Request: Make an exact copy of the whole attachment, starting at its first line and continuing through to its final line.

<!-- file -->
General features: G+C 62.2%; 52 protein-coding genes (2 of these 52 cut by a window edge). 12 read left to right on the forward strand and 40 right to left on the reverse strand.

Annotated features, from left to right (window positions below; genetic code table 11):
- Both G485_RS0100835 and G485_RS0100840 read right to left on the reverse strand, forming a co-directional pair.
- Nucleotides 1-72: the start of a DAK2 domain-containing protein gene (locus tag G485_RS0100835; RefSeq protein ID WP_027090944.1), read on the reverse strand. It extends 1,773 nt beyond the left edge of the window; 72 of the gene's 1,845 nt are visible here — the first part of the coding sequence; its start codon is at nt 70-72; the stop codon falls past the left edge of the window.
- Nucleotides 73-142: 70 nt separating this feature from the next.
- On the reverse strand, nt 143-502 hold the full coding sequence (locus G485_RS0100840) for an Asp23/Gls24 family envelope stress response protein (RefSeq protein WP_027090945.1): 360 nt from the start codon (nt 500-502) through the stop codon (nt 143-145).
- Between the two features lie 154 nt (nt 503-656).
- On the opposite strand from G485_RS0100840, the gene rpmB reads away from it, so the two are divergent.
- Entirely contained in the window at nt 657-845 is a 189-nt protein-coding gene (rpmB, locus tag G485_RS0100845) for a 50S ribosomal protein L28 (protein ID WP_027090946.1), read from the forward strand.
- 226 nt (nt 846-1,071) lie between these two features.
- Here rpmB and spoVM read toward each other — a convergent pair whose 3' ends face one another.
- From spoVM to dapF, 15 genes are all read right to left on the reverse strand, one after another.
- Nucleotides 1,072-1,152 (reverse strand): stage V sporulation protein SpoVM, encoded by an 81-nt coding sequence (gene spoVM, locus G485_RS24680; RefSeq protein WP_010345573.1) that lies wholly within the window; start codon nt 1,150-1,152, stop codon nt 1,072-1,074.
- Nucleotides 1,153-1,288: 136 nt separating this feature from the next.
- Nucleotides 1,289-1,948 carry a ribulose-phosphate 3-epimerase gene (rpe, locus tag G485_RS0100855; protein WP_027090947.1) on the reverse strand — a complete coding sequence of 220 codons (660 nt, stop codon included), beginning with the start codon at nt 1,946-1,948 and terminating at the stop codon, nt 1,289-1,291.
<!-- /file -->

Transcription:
General features: G+C 62.2%; 52 protein-coding genes (2 of these 52 cut by a window edge). 12 read left to right on the forward strand and 40 right to left on the reverse strand.

Annotated features, from left to right (window positions below; genetic code table 11):
- Both G485_RS0100835 and G485_RS0100840 read right to left on the reverse strand, forming a co-directional pair.
- Nucleotides 1-72: the start of a DAK2 domain-containing protein gene (locus tag G485_RS0100835; RefSeq protein ID WP_027090944.1), read on the reverse strand. It extends 1,773 nt beyond the left edge of the window; 72 of the gene's 1,845 nt are visible here — the first part of the coding sequence; its start codon is at nt 70-72; the stop codon falls past the left edge of the window.
- Nucleotides 73-142: 70 nt separating this feature from the next.
- On the reverse strand, nt 143-502 hold the full coding sequence (locus G485_RS0100840) for an Asp23/Gls24 family envelope stress response protein (RefSeq protein WP_027090945.1): 360 nt from the start codon (nt 500-502) through the stop codon (nt 143-145).
- Between the two features lie 154 nt (nt 503-656).
- On the opposite strand from G485_RS0100840, the gene rpmB reads away from it, so the two are divergent.
- Entirely contained in the window at nt 657-845 is a 189-nt protein-coding gene (rpmB, locus tag G485_RS0100845) for a 50S ribosomal protein L28 (protein ID WP_027090946.1), read from the forward strand.
- 226 nt (nt 846-1,071) lie between these two features.
- Here rpmB and spoVM read toward each other — a convergent pair whose 3' ends face one another.
- From spoVM to dapF, 15 genes are all read right to left on the reverse strand, one after another.
- Nucleotides 1,072-1,152 (reverse strand): stage V sporulation protein SpoVM, encoded by an 81-nt coding sequence (gene spoVM, locus G485_RS24680; RefSeq protein WP_010345573.1) that lies wholly within the window; start codon nt 1,150-1,152, stop codon nt 1,072-1,074.
- Nucleotides 1,153-1,288: 136 nt separating this feature from the next.
- Nucleotides 1,289-1,948 carry a ribulose-phosphate 3-epimerase gene (rpe, locus tag G485_RS0100855; protein WP_027090947.1) on the reverse strand — a complete coding sequence of 220 codons (660 nt, stop codon included), beginning with the start codon at nt 1,946-1,948 and terminating at the stop codon, nt 1,289-1,291.